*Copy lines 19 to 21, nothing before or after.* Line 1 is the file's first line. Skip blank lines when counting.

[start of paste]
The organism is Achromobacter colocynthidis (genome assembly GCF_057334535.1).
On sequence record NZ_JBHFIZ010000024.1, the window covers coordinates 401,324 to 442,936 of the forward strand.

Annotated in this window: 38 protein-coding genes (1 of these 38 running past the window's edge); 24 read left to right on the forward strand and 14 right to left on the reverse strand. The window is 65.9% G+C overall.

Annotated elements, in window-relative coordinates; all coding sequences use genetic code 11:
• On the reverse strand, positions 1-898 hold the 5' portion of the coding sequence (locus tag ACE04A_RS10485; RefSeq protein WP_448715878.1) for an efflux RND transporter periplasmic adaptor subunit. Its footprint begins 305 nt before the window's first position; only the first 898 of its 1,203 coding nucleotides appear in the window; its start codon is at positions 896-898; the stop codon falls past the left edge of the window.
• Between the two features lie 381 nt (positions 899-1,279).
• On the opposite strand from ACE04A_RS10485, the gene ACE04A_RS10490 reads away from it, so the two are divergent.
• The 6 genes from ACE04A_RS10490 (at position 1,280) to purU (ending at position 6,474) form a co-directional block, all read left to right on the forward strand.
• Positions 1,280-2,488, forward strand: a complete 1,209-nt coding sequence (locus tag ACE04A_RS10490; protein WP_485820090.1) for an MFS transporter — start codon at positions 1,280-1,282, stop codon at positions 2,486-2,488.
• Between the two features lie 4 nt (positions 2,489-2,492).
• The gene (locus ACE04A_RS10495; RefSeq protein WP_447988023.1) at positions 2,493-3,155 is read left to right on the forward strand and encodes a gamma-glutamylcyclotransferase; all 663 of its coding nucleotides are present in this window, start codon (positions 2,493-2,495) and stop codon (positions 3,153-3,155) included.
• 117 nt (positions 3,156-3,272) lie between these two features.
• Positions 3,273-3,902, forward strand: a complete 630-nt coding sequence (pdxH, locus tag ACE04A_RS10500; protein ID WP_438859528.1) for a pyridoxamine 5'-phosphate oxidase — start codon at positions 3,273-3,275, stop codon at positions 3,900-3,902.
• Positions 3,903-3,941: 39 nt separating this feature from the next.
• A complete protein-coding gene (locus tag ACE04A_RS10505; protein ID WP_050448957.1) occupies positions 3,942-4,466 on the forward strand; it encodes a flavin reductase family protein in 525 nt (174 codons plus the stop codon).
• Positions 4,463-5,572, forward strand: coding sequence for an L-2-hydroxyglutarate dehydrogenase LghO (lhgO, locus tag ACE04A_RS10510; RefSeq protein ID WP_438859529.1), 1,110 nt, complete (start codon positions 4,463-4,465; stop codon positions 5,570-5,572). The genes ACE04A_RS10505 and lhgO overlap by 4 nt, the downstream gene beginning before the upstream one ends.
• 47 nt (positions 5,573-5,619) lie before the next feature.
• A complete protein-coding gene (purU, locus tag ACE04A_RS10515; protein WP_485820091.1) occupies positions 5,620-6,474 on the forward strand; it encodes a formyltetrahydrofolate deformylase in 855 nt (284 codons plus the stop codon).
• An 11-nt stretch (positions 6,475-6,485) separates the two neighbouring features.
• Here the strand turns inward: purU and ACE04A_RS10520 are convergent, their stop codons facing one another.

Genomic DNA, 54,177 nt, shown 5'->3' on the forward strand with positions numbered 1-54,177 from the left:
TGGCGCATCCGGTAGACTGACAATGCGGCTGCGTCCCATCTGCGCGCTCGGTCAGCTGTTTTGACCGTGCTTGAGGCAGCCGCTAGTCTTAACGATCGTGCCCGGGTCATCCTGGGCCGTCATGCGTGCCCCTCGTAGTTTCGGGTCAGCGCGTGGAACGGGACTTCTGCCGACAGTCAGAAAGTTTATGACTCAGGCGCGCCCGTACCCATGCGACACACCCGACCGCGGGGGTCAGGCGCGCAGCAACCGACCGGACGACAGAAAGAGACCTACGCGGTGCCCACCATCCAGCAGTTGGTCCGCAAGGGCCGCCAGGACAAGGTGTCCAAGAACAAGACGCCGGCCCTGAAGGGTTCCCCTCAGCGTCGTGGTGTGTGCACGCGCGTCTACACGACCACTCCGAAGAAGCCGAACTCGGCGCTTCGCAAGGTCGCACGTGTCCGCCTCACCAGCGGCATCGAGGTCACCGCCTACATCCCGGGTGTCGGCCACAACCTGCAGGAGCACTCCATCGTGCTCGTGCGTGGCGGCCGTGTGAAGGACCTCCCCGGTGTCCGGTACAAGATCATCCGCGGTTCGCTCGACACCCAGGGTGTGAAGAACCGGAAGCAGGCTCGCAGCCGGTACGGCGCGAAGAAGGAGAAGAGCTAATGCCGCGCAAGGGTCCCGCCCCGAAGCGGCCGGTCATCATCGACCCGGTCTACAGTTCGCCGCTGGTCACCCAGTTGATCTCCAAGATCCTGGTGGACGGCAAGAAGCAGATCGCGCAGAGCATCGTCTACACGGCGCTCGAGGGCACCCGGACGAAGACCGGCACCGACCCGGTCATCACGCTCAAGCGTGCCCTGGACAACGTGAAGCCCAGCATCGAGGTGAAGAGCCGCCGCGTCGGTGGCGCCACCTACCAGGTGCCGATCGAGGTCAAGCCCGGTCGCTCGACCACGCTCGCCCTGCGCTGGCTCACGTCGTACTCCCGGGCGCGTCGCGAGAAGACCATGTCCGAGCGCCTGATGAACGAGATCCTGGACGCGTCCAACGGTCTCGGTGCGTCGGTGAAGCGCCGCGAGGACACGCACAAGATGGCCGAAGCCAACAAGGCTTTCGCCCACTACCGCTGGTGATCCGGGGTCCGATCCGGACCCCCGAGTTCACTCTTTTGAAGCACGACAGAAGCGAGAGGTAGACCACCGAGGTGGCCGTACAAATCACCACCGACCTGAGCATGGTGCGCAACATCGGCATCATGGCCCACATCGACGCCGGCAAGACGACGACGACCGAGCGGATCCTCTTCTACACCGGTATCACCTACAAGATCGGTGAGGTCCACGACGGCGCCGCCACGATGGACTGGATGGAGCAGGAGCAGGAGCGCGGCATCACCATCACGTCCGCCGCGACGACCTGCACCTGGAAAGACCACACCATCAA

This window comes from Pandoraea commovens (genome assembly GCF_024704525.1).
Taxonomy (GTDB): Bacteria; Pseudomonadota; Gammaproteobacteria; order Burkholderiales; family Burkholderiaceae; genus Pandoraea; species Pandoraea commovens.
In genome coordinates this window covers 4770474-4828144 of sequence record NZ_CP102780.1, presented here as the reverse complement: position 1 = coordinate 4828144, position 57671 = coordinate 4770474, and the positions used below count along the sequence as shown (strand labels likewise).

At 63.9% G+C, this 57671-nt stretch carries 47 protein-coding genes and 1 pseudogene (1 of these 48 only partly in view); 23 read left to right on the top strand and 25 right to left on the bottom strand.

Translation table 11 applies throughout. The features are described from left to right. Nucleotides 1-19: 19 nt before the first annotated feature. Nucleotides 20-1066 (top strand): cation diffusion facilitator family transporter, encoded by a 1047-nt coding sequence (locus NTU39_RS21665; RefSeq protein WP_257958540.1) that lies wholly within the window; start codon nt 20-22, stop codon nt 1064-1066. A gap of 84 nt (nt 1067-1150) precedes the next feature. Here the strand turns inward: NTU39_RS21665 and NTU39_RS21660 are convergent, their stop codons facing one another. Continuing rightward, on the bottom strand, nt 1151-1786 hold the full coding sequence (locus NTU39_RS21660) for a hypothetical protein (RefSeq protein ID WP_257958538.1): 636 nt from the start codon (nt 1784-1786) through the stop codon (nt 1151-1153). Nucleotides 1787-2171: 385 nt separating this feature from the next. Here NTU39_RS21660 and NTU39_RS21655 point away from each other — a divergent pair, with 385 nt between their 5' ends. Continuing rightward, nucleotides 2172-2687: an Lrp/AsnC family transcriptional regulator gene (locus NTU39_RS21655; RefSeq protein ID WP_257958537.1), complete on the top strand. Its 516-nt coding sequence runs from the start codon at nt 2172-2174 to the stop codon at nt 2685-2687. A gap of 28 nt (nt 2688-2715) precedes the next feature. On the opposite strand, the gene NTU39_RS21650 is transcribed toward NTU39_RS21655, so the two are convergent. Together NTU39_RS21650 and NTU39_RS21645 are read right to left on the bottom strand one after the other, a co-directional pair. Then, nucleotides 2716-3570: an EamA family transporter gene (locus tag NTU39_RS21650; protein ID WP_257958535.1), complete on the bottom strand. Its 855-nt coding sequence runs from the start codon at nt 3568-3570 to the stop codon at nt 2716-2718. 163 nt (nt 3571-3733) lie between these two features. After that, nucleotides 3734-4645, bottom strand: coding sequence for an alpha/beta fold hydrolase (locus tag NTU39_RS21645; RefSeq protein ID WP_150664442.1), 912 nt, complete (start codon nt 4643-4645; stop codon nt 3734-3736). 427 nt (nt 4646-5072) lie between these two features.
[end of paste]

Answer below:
• An 11-nt stretch (positions 6,475-6,485) separates the two neighbouring features.
• Here the strand turns inward: purU and ACE04A_RS10520 are convergent, their stop codons facing one another.

Genomic DNA, 54,177 nt, shown 5'->3' on the forward strand with positions numbered 1-54,177 from the left: